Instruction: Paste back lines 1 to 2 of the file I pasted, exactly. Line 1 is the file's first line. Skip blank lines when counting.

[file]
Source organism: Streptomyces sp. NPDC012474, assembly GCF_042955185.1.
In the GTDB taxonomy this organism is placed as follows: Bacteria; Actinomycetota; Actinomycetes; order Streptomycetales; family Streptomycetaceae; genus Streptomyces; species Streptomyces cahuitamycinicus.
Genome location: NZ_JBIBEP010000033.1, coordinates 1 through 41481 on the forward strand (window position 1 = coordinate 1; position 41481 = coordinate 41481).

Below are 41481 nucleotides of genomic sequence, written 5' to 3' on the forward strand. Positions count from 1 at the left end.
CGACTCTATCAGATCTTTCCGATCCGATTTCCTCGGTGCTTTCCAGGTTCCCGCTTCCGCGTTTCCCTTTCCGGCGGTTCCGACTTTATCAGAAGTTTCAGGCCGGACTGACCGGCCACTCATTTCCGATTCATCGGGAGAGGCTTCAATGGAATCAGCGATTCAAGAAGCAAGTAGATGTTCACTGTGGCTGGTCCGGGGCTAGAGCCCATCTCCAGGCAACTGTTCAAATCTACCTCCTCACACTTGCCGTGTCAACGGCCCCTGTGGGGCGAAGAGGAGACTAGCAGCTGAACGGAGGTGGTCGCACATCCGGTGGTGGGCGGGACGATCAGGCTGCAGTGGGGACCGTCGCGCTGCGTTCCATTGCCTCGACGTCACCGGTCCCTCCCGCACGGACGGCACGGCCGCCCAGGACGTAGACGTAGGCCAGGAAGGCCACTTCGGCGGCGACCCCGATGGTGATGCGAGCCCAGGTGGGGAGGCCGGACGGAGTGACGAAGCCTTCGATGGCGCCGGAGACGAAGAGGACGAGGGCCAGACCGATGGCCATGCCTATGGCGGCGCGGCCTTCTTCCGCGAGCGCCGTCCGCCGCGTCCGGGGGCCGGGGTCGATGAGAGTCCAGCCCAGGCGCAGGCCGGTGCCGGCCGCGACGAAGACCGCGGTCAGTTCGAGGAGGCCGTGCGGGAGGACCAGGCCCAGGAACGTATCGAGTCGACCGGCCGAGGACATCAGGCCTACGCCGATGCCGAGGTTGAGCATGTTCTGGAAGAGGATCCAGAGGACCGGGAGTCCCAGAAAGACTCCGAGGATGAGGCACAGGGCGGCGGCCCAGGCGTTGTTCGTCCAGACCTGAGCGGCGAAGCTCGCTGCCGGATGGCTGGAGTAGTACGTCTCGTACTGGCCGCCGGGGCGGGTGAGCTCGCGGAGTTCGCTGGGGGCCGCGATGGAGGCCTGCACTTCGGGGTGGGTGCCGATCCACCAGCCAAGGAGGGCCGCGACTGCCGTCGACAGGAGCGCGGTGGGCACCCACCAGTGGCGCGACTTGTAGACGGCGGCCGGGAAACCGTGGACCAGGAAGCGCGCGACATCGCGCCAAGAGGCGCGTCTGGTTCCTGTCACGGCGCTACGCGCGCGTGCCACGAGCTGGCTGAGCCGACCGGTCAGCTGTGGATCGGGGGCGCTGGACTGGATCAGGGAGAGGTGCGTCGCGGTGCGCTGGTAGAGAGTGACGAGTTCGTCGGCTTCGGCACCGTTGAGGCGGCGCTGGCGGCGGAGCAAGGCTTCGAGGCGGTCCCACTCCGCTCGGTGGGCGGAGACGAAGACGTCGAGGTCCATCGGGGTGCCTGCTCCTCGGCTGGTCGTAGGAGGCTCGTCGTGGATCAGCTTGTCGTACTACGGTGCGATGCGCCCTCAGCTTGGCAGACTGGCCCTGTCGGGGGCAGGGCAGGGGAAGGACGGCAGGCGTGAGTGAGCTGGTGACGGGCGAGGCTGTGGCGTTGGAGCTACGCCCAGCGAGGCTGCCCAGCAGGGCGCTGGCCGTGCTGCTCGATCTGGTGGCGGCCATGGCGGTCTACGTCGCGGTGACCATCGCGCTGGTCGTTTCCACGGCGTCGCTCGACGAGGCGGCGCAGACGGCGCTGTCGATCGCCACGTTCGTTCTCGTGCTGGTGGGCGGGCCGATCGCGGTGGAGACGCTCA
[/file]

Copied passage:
Source organism: Streptomyces sp. NPDC012474, assembly GCF_042955185.1.
In the GTDB taxonomy this organism is placed as follows: Bacteria; Actinomycetota; Actinomycetes; order Streptomycetales; family Streptomycetaceae; genus Streptomyces; species Streptomyces cahuitamycinicus.